It’s coming up on a year since I left to begin this odyssey. On August 28, 2012, I departed Newark Liberty International Airport for San Jose, Costa Rica with a backpack full of farm clothes and a pocket full of ideas. My goal was direct and concrete even in its amplitude. Who grows coffee, and what do they do?
As we approach August 28, 2013 I think it’s time for me to ask myself, “did I meet my goal? Did I find out who grows coffee and what they do?” Good businesses produce annual reports and good writers give their readers anchoring summaries.
To answer this question of whether or not I met the goal I set out to meet, I think it’s a perfect opportunity to really look at the year in review.
I purposely set myself with a wide enough goal that I would have to work pretty hard to not achieve it. My thesis was not narrow and focused, as we’re told theses should be, my inquiry was broad and candid, “what’s going on at coffee origins?”
But the tricky part of setting oneself a broad goal is that the evaluation of the fulfillment of the aim is not as simple as “met/not met.” With such a wide query the assessment framework then becomes not just “did I meet my goal?” (because meeting such a wide goal is pretty much a given), but rather “how well did I meet it?”
And requires a qualitative response, which much more difficult to give than checking the “met” or “not met” box on a nebulous goal evaluation checklist. So let’s get qualitative.
Did I find out who grows coffee?
Yes. How well did I find out who grows coffee? Did I meet people? Yes. Do I know their names? Yes. Did I work alongside them? Yes. Did I eat at their tables? Yes. Did I go back and see the same people more than once? Yes. Did I celebrate holidays and family events with them? Yes. Did they teach me things? Yes. Did I sleep in their homes? Yes.
But all these qualitative stats can still seem vague. How can I quantify the coffeepeople I met over this year?
In Costa Rica, I interviewed 28 people who’s words will be included in the book. I met most of their families, if not their families, their coworkers. So let’s say each of those people represents a group of 3 on average. Then add another 25 people I met, stayed with, and worked with, but whom I didn’t interview at all. So that’s 109 coffee people that I know in Costa Rica. 25 more from Nicaragua. 16 interviewees representing families, plus other connections in Panama gives another 60. And probably a good 50 from Colombia. Maybe I made around 244 individual connections with coffeepeople I can name and know something about.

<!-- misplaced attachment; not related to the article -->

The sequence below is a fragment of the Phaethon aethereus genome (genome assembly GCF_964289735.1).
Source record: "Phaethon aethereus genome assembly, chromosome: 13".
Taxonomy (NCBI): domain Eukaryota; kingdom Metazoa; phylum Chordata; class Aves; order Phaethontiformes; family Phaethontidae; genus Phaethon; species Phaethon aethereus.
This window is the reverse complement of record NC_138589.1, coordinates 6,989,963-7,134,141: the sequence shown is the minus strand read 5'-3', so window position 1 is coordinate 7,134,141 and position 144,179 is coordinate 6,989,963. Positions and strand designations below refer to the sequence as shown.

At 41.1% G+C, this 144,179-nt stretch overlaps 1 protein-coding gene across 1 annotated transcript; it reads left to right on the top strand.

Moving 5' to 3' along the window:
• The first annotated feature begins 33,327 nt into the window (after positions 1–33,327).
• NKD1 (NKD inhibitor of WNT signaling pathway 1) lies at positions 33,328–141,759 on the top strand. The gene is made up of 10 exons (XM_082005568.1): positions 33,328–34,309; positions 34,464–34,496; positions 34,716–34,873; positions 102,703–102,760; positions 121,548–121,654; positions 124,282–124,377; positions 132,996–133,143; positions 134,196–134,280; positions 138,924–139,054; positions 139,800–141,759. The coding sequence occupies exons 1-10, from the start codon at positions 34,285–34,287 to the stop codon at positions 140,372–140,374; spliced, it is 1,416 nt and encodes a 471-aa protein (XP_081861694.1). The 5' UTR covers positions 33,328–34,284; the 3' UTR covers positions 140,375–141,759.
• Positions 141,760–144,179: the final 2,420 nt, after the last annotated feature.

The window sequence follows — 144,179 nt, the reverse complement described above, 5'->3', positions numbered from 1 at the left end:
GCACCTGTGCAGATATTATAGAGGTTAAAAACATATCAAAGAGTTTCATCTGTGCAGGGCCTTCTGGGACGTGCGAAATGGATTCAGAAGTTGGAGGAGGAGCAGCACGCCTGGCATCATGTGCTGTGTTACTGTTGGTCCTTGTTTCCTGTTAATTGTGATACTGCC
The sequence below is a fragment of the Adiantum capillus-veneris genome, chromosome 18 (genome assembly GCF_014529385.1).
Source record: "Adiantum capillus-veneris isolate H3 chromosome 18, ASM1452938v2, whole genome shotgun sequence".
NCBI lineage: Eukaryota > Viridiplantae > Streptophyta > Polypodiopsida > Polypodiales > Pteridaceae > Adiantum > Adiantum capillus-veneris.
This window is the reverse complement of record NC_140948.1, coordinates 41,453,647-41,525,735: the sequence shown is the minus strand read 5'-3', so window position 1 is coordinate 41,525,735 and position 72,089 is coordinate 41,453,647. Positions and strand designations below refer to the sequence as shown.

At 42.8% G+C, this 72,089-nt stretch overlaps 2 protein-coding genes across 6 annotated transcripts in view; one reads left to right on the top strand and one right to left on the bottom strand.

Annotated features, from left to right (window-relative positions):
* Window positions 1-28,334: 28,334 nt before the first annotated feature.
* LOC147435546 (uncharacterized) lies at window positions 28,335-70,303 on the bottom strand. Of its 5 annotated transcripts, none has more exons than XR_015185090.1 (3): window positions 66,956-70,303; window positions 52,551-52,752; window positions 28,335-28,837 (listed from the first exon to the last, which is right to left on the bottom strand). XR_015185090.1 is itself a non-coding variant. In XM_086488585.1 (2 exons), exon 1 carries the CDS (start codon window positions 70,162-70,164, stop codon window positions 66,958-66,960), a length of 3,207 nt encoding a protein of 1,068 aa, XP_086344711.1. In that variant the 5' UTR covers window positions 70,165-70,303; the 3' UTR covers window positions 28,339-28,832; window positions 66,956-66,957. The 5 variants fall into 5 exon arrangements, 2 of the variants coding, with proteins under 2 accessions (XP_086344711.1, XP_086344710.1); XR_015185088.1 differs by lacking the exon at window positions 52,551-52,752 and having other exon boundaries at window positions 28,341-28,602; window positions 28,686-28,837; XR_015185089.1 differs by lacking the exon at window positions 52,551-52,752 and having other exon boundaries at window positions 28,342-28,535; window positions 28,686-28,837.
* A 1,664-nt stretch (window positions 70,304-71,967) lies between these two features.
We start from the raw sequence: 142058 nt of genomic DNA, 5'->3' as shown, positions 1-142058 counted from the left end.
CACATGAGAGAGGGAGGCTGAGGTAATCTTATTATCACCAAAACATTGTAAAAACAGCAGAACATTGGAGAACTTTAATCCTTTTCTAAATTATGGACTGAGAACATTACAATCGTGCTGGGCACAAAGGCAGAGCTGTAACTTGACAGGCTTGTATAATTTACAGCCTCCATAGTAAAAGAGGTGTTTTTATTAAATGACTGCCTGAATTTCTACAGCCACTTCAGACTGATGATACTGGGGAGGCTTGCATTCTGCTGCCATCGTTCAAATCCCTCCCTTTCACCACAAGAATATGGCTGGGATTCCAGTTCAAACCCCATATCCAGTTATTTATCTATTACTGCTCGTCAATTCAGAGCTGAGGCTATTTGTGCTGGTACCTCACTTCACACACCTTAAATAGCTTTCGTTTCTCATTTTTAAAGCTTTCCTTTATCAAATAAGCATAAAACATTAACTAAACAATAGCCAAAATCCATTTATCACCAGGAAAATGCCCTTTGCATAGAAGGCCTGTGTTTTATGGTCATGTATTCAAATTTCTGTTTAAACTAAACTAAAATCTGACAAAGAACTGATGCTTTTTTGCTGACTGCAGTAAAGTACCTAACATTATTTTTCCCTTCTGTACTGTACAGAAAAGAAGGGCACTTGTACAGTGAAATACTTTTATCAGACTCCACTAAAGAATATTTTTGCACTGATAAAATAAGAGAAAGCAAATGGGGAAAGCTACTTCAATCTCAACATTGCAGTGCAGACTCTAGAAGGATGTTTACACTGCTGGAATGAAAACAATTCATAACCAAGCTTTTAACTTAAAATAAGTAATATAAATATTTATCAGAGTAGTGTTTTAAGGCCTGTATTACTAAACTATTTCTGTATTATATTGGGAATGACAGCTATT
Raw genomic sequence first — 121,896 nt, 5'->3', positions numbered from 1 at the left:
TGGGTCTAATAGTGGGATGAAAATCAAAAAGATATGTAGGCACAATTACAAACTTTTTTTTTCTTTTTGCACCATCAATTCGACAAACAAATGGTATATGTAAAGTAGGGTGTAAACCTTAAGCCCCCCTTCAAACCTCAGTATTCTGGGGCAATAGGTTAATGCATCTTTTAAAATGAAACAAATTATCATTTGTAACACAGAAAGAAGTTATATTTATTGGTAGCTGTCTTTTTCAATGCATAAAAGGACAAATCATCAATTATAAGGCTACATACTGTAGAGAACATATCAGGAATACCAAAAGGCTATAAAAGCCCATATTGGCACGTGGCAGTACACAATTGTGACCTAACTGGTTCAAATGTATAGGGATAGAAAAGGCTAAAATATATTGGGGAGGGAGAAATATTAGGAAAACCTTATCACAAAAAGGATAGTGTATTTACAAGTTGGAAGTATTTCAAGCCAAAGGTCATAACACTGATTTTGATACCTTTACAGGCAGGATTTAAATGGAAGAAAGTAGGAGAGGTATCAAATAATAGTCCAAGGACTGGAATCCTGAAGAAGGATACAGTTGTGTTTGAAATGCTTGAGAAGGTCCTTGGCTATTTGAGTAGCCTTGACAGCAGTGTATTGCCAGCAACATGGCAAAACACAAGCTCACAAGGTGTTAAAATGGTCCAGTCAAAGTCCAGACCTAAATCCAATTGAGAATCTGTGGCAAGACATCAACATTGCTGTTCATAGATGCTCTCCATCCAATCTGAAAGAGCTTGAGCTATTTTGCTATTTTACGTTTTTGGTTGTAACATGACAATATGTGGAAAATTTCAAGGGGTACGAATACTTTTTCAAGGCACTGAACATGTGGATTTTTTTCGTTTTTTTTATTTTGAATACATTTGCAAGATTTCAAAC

And in getting to know who grows coffee I met people who process it, transport, it sell, it and prepare it. I also met people who grow sugarcane and bananas and raise cattle. I know artists and hotel owners and tour guides and other travelers. I not only figured out who grows coffee, I interacted with those people and got to know their personalities.
I know that Alirio has such good coffee because he obsessively holds himself- more so than even the people he hires- to a standard of the utmost quality. I know that Federcio actually doesn’t like coffee as much as he likes fishing. I know that Henry belives that God loves him and his family and his employees and his land, and he produces coffee with a spiritual devotion to them all. I know that Wilford can charm his buyers, and that Pedro can single handedly manage an entire supply chain and lead his country in café culture because he’s determined to uphold a pioneering aesthetic. I know that the Aguilares will never starve because they know how to work as a family and be resiliently optimistic even when they’ve spent their lives being underpaid.
I found out that coffee can be grown and produced in as many ways as there are people who produce it, because it is the individual personalities of those people that make every plot of coffee unique, even in the face of grossly homogenizing markets and marketing-centric direct trade.
Did I find out what these people do?
Did I ever. Did I find out how they germinate the seedlings? And transplant them? And prune, and fertilize, and cultivate the trees? And harvest the cherries? And depulp, wash, dry, hull, sort, and store them? Did I see all those steps happen, see them happen firsthand with my own two eyes? Did I do some of those steps? Yes. Did I do all of them, at one scale or another? Yes. Did I do them repeatedly, and in different countries? Yes.